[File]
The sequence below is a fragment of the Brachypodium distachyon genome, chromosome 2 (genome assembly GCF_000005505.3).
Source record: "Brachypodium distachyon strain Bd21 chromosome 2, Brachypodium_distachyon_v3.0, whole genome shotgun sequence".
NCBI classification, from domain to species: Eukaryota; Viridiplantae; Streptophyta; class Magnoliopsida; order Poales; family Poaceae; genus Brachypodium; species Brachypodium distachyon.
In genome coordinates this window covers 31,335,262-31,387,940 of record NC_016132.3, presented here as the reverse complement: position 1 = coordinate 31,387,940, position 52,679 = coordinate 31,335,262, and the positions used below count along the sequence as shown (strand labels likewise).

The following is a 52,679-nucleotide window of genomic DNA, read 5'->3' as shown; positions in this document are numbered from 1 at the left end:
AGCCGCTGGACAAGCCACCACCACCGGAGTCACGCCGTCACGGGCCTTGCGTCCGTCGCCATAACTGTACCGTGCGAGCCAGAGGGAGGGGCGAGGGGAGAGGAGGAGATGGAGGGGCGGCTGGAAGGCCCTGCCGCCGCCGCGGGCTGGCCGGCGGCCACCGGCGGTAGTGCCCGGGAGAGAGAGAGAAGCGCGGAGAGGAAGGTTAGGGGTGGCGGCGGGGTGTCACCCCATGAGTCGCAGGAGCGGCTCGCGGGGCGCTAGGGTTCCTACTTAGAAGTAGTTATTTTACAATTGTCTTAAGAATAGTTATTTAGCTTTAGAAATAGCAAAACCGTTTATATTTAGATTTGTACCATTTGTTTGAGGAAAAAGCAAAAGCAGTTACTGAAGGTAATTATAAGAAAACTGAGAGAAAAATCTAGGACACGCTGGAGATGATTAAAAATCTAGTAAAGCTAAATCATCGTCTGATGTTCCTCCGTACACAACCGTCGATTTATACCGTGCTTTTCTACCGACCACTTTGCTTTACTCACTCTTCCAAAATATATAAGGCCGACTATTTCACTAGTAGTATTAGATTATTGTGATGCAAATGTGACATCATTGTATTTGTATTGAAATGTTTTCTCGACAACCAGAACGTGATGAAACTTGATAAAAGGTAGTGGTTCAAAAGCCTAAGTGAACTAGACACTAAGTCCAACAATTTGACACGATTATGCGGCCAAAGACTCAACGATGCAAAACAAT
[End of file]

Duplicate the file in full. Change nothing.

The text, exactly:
The sequence below is a fragment of the Brachypodium distachyon genome, chromosome 2 (genome assembly GCF_000005505.3).
Source record: "Brachypodium distachyon strain Bd21 chromosome 2, Brachypodium_distachyon_v3.0, whole genome shotgun sequence".
NCBI classification, from domain to species: Eukaryota; Viridiplantae; Streptophyta; class Magnoliopsida; order Poales; family Poaceae; genus Brachypodium; species Brachypodium distachyon.
In genome coordinates this window covers 31,335,262-31,387,940 of record NC_016132.3, presented here as the reverse complement: position 1 = coordinate 31,387,940, position 52,679 = coordinate 31,335,262, and the positions used below count along the sequence as shown (strand labels likewise).

The following is a 52,679-nucleotide window of genomic DNA, read 5'->3' as shown; positions in this document are numbered from 1 at the left end:
AGCCGCTGGACAAGCCACCACCACCGGAGTCACGCCGTCACGGGCCTTGCGTCCGTCGCCATAACTGTACCGTGCGAGCCAGAGGGAGGGGCGAGGGGAGAGGAGGAGATGGAGGGGCGGCTGGAAGGCCCTGCCGCCGCCGCGGGCTGGCCGGCGGCCACCGGCGGTAGTGCCCGGGAGAGAGAGAGAAGCGCGGAGAGGAAGGTTAGGGGTGGCGGCGGGGTGTCACCCCATGAGTCGCAGGAGCGGCTCGCGGGGCGCTAGGGTTCCTACTTAGAAGTAGTTATTTTACAATTGTCTTAAGAATAGTTATTTAGCTTTAGAAATAGCAAAACCGTTTATATTTAGATTTGTACCATTTGTTTGAGGAAAAAGCAAAAGCAGTTACTGAAGGTAATTATAAGAAAACTGAGAGAAAAATCTAGGACACGCTGGAGATGATTAAAAATCTAGTAAAGCTAAATCATCGTCTGATGTTCCTCCGTACACAACCGTCGATTTATACCGTGCTTTTCTACCGACCACTTTGCTTTACTCACTCTTCCAAAATATATAAGGCCGACTATTTCACTAGTAGTATTAGATTATTGTGATGCAAATGTGACATCATTGTATTTGTATTGAAATGTTTTCTCGACAACCAGAACGTGATGAAACTTGATAAAAGGTAGTGGTTCAAAAGCCTAAGTGAACTAGACACTAAGTCCAACAATTTGACACGATTATGCGGCCAAAGACTCAACGATGCAAAACAAT